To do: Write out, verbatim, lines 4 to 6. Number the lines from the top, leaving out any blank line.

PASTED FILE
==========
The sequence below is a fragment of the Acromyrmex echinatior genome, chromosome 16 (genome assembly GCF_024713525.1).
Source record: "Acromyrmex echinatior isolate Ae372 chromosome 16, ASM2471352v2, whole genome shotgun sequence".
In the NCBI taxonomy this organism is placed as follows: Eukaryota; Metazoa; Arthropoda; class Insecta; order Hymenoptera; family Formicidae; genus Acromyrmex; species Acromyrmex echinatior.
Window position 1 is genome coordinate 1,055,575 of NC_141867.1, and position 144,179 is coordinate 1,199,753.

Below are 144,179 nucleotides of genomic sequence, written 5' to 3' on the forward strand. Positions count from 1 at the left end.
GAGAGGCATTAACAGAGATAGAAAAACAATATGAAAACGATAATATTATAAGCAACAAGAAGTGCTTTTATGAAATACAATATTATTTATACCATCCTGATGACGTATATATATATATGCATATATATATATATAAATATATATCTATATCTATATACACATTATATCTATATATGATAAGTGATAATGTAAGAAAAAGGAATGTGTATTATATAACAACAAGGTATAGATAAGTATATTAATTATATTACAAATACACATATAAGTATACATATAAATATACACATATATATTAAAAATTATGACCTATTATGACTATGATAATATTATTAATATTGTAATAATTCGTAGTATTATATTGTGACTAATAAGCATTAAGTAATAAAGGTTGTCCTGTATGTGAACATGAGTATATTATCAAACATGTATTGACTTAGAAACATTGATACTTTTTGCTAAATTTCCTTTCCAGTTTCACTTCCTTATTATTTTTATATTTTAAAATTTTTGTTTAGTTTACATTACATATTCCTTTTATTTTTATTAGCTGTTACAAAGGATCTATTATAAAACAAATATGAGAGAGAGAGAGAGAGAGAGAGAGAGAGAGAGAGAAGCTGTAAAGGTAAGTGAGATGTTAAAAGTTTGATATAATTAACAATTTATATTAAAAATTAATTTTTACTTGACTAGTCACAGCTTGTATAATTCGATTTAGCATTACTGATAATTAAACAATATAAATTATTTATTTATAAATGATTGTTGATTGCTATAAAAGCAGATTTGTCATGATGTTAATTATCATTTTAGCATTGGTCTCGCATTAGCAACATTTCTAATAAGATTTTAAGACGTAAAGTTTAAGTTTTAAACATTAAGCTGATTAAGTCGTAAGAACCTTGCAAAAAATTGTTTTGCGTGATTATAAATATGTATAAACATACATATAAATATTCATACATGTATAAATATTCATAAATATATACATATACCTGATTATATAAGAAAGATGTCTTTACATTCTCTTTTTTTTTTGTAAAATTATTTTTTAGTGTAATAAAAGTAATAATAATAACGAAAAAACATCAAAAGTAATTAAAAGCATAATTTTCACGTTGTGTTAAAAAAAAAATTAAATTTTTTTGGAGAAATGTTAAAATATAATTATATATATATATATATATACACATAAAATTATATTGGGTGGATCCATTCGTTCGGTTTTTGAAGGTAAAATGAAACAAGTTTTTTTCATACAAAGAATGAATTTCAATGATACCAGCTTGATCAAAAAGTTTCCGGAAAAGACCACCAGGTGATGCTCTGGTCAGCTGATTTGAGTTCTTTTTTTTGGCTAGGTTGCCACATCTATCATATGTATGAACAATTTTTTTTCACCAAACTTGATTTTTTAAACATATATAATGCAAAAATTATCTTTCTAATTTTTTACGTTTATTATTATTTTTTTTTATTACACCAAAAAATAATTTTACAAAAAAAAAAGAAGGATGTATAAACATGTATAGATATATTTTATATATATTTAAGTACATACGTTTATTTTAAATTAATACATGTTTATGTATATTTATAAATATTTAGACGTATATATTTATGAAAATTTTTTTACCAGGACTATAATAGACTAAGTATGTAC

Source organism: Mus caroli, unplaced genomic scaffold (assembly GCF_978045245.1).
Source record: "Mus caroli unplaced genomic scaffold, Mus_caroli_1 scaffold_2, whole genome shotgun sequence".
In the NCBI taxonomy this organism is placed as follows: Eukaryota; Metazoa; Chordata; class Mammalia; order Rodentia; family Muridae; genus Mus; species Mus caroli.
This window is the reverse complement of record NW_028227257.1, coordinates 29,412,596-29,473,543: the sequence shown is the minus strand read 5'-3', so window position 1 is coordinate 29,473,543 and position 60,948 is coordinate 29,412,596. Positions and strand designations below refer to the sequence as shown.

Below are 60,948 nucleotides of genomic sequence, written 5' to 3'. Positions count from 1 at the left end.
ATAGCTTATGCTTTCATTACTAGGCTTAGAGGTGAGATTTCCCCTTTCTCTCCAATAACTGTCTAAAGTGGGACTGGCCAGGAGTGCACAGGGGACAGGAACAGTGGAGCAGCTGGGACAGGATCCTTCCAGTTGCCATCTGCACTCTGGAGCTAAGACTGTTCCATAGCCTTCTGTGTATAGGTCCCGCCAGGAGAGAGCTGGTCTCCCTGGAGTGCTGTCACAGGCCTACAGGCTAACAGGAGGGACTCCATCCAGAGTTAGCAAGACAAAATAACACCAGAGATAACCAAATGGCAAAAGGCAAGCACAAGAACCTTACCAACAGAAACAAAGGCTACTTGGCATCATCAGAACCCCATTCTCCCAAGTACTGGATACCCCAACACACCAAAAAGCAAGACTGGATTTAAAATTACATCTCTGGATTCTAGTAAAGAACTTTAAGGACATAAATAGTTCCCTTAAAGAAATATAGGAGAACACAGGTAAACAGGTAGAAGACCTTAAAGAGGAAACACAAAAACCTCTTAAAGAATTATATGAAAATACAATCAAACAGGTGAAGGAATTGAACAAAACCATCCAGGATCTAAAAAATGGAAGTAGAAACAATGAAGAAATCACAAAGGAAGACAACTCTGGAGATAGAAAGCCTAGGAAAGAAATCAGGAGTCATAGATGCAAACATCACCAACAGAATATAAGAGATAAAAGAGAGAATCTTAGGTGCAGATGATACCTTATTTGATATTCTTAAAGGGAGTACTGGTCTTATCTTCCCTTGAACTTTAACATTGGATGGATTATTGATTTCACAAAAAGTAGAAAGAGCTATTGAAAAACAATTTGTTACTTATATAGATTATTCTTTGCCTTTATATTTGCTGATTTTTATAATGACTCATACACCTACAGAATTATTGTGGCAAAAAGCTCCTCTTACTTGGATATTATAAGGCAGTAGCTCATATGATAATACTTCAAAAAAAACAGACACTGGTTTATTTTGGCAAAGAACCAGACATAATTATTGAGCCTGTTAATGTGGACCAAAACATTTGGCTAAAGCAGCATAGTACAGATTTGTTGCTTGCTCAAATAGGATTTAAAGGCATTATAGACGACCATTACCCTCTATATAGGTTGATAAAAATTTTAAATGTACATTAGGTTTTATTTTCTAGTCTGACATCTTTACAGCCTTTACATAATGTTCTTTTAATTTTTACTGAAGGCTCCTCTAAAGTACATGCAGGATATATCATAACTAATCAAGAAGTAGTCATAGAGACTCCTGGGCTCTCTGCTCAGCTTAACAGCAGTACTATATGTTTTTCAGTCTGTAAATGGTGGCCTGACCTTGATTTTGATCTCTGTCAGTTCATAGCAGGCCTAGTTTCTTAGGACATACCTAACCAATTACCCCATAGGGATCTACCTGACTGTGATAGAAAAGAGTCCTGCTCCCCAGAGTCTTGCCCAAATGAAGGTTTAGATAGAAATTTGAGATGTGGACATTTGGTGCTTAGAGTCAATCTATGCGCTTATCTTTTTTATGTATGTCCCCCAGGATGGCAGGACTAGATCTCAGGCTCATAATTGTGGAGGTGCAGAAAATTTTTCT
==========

Window position 1 is genome coordinate 1,055,575 of NC_141867.1, and position 144,179 is coordinate 1,199,753.

Below are 144,179 nucleotides of genomic sequence, written 5' to 3' on the forward strand. Positions count from 1 at the left end.
GAGAGGCATTAACAGAGATAGAAAAACAATATGAAAACGATAATATTATAAGCAACAAGAAGTGCTTTTATGAAATACAATATTATTTATACCATCCTGATGACGTATATATATATATGCATATATATATATATAAATATATATCTATATCTATATACACATTATATCTATATATGATAAGTGATAATGTAAGAAAAAGGAATGTGTATTATATAACAACAAGGTATAGATAAGTATATTAATTATATTACAAATACACATATAAGTATACATATAAATATACACATATATATTAAAAATTATGACCTATTATGACTATGATAATATTATTAATATTGTAATAATTCGTAGTATTATATTGTGACTAATAAGCATTAAGTAATAAAGGTTGTCCTGTATGTGAACATGAGTATATTATCAAACATGTATTGACTTAGAAACATTGATACTTTTTGCTAAATTTCCTTTCCAGTTTCACTTCCTTATTATTTTTATATTTTAAAATTTTTGTTTAGTTTACATTACATATTCCTTTTATTTTTATTAGCTGTTACAAAGGATCTATTATAAAACAAATATGAGAGAGAGAGAGAGAGAGAGAGAGAGAGAGAGAGAAGCTGTAAAGGTAAGTGAGATGTTAAAAGTTTGATATAATTAACAATTTATATTAAAAATTAATTTTTACTTGACTAGTCACAGCTTGTATAATTCGATTTAGCATTACTGATAATTAAACAATATAAATTATTTATTTATAAATGATTGTTGATTGCTATAAAAGCAGATTTGTCATGATGTTAATTATCATTTTAGCATTGGTCTCGCATTAGCAACATTTCTAATAAGATTTTAAGACGTAAAGTTTAAGTTTTAAACATTAAGCTGATTAAGTCGTAAGAACCTTGCAAAAAATTGTTTTGCGTGATTATAAATATGTATAAACATACATATAAATATTCATACATGTATAAATATTCATAAATATATACATATACCTGATTATATAAGAAAGATGTCTTTACATTCTCTTTTTTTTTTGTAAAATTATTTTTTAGTGTAATAAAAGTAATAATAATAACGAAAAAACATCAAAAGTAATTAAAAGCATAATTTTCACGTTGTGTTAAAAAAAAAATTAAATTTTTTTGGAGAAATGTTAAAATATAATTATATATATATATATATATACACATAAAATTATATTGGGTGGATCCATTCGTTCGGTTTTTGAAGGTAAAATGAAACAAGTTTTTTTCATACAAAGAATGAATTTCAATGATACCAGCTTGATCAAAAAGTTTCCGGAAAAGACCACCAGGTGATGCTCTGGTCAGCTGATTTGAGTTCTTTTTTTTGGCTAGGTTGCCACATCTATCATATGTATGAACAATTTTTTTTCACCAAACTTGATTTTTTAAACATATATAATGCAAAAATTATCTTTCTAATTTTTTACGTTTATTATTATTTTTTTTTATTACACCAAAAAATAATTTTACAAAAAAAAAAGAAGGATGTATAAACATGTATAGATATATTTTATATATATTTAAGTACATACGTTTATTTTAAATTAATACATGTTTATGTATATTTATAAATATTTAGACGTATATATTTATGAAAATTTTTTTACCAGGACTATAATAGACTAAGTATGTAC